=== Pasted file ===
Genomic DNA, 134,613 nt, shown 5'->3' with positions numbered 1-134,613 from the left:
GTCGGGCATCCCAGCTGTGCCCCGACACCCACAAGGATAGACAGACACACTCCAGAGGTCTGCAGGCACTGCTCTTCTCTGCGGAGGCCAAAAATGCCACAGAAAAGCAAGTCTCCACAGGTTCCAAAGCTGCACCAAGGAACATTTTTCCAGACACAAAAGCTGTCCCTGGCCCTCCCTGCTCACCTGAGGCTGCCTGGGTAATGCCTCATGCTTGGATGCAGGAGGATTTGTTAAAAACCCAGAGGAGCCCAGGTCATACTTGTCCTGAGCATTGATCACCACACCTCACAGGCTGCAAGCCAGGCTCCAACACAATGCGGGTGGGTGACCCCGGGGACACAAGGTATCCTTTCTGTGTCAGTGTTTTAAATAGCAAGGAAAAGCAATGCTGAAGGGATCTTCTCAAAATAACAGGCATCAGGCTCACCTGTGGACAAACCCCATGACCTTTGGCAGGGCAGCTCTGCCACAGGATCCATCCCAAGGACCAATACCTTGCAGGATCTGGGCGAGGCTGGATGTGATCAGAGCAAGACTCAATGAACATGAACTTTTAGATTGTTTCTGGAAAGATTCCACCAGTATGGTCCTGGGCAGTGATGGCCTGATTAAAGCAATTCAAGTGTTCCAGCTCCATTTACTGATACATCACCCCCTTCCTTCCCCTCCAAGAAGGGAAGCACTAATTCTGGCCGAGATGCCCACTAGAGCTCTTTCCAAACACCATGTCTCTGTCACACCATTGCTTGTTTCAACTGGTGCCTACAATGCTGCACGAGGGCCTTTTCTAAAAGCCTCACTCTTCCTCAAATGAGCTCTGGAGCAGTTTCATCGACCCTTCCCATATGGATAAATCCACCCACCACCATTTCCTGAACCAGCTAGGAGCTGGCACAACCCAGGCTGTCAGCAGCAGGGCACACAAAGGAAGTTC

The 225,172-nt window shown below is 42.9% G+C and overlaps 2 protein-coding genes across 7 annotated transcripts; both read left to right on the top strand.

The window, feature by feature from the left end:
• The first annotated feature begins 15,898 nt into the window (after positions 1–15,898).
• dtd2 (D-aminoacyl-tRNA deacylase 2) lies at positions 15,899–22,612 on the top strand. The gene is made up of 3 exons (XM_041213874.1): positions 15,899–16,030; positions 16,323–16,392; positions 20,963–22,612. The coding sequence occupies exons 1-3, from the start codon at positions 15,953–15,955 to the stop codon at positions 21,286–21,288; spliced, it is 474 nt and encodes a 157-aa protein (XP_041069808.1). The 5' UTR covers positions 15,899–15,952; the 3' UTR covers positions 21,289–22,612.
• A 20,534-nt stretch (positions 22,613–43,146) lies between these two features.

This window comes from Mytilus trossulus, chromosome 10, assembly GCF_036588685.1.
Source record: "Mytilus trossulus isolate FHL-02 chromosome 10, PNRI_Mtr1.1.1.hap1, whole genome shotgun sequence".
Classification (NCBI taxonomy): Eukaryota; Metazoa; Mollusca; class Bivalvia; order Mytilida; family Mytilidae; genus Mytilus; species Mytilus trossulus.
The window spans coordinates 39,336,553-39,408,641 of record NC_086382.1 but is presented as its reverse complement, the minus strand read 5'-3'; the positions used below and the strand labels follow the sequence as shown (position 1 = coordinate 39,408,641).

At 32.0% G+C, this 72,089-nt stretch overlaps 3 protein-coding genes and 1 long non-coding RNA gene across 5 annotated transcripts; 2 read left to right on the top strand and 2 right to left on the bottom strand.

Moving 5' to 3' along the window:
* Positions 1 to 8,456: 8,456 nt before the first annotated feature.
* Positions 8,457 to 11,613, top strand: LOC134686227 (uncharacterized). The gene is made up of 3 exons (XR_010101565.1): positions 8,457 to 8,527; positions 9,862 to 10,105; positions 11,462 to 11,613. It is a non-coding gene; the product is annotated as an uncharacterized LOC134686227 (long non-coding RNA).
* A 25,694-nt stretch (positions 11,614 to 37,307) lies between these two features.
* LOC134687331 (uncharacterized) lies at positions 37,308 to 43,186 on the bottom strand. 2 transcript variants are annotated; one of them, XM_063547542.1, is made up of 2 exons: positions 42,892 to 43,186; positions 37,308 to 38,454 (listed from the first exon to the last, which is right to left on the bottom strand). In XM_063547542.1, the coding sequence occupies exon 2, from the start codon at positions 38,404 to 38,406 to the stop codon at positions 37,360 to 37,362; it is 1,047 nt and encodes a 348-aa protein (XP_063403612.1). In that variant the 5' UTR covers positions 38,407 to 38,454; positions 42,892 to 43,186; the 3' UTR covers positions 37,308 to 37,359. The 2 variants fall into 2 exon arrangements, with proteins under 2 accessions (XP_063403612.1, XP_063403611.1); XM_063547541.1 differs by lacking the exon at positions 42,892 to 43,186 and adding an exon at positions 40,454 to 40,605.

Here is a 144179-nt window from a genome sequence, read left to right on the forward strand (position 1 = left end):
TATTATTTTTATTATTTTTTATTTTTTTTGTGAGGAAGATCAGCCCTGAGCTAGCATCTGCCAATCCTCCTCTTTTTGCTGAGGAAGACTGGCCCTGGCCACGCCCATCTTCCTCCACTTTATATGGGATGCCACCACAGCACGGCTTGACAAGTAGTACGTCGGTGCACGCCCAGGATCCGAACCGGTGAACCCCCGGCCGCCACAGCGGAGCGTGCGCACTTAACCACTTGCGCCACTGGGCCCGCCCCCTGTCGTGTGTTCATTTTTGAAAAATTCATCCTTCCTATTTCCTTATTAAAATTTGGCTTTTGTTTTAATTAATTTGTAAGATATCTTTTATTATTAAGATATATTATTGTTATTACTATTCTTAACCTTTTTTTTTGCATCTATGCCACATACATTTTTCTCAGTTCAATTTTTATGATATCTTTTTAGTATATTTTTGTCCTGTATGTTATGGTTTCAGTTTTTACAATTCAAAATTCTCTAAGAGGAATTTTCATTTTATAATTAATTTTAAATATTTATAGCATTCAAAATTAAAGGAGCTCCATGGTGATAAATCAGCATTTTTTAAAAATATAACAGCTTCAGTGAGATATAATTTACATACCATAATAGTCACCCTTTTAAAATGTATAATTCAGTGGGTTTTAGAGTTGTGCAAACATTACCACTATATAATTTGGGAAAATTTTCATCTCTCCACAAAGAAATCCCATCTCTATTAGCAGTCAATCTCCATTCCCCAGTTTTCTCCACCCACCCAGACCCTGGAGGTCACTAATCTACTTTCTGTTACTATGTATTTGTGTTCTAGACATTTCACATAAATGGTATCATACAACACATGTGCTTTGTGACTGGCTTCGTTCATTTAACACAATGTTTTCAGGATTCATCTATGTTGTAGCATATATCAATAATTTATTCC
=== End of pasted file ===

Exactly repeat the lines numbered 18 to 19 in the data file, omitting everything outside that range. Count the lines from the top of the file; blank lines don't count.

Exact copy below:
Here is a 144179-nt window from a genome sequence, read left to right on the forward strand (position 1 = left end):
TATTATTTTTATTATTTTTTATTTTTTTTGTGAGGAAGATCAGCCCTGAGCTAGCATCTGCCAATCCTCCTCTTTTTGCTGAGGAAGACTGGCCCTGGCCACGCCCATCTTCCTCCACTTTATATGGGATGCCACCACAGCACGGCTTGACAAGTAGTACGTCGGTGCACGCCCAGGATCCGAACCGGTGAACCCCCGGCCGCCACAGCGGAGCGTGCGCACTTAACCACTTGCGCCACTGGGCCCGCCCCCTGTCGTGTGTTCATTTTTGAAAAATTCATCCTTCCTATTTCCTTATTAAAATTTGGCTTTTGTTTTAATTAATTTGTAAGATATCTTTTATTATTAAGATATATTATTGTTATTACTATTCTTAACCTTTTTTTTTGCATCTATGCCACATACATTTTTCTCAGTTCAATTTTTATGATATCTTTTTAGTATATTTTTGTCCTGTATGTTATGGTTTCAGTTTTTACAATTCAAAATTCTCTAAGAGGAATTTTCATTTTATAATTAATTTTAAATATTTATAGCATTCAAAATTAAAGGAGCTCCATGGTGATAAATCAGCATTTTTTAAAAATATAACAGCTTCAGTGAGATATAATTTACATACCATAATAGTCACCCTTTTAAAATGTATAATTCAGTGGGTTTTAGAGTTGTGCAAACATTACCACTATATAATTTGGGAAAATTTTCATCTCTCCACAAAGAAATCCCATCTCTATTAGCAGTCAATCTCCATTCCCCAGTTTTCTCCACCCACCCAGACCCTGGAGGTCACTAATCTACTTTCTGTTACTATGTATTTGTGTTCTAGACATTTCACATAAATGGTATCATACAACACATGTGCTTTGTGACTGGCTTCGTTCATTTAACACAATGTTTTCAGGATTCATCTATGTTGTAGCATATATCAATAATTTATTCC